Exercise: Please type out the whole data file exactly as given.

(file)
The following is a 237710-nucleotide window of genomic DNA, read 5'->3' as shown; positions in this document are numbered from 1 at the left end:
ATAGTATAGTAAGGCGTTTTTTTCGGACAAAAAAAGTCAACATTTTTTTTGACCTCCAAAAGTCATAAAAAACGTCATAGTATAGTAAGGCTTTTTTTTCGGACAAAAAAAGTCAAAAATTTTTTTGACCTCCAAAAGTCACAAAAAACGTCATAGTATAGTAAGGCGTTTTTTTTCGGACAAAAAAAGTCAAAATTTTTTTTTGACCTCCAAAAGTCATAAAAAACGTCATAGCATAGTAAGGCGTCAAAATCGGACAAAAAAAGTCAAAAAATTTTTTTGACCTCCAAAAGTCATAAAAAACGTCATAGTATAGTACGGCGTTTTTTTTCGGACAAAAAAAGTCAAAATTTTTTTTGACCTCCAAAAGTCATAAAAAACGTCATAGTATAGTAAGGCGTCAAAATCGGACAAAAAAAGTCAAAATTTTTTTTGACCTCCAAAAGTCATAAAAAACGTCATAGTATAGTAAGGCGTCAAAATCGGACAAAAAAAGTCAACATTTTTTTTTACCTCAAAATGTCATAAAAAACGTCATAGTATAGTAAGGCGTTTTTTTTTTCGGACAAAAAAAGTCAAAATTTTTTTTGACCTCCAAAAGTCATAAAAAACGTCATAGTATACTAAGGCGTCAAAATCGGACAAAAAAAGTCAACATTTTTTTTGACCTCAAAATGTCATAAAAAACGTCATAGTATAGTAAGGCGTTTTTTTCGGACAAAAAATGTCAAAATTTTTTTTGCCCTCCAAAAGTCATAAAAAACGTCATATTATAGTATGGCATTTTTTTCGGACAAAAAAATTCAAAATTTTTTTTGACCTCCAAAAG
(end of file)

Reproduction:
The following is a 237710-nucleotide window of genomic DNA, read 5'->3' as shown; positions in this document are numbered from 1 at the left end:
ATAGTATAGTAAGGCGTTTTTTTCGGACAAAAAAAGTCAACATTTTTTTTGACCTCCAAAAGTCATAAAAAACGTCATAGTATAGTAAGGCTTTTTTTTCGGACAAAAAAAGTCAAAAATTTTTTTGACCTCCAAAAGTCACAAAAAACGTCATAGTATAGTAAGGCGTTTTTTTTCGGACAAAAAAAGTCAAAATTTTTTTTTGACCTCCAAAAGTCATAAAAAACGTCATAGCATAGTAAGGCGTCAAAATCGGACAAAAAAAGTCAAAAAATTTTTTTGACCTCCAAAAGTCATAAAAAACGTCATAGTATAGTACGGCGTTTTTTTTCGGACAAAAAAAGTCAAAATTTTTTTTGACCTCCAAAAGTCATAAAAAACGTCATAGTATAGTAAGGCGTCAAAATCGGACAAAAAAAGTCAAAATTTTTTTTGACCTCCAAAAGTCATAAAAAACGTCATAGTATAGTAAGGCGTCAAAATCGGACAAAAAAAGTCAACATTTTTTTTTACCTCAAAATGTCATAAAAAACGTCATAGTATAGTAAGGCGTTTTTTTTTTCGGACAAAAAAAGTCAAAATTTTTTTTGACCTCCAAAAGTCATAAAAAACGTCATAGTATACTAAGGCGTCAAAATCGGACAAAAAAAGTCAACATTTTTTTTGACCTCAAAATGTCATAAAAAACGTCATAGTATAGTAAGGCGTTTTTTTCGGACAAAAAATGTCAAAATTTTTTTTGCCCTCCAAAAGTCATAAAAAACGTCATATTATAGTATGGCATTTTTTTCGGACAAAAAAATTCAAAATTTTTTTTGACCTCCAAAAG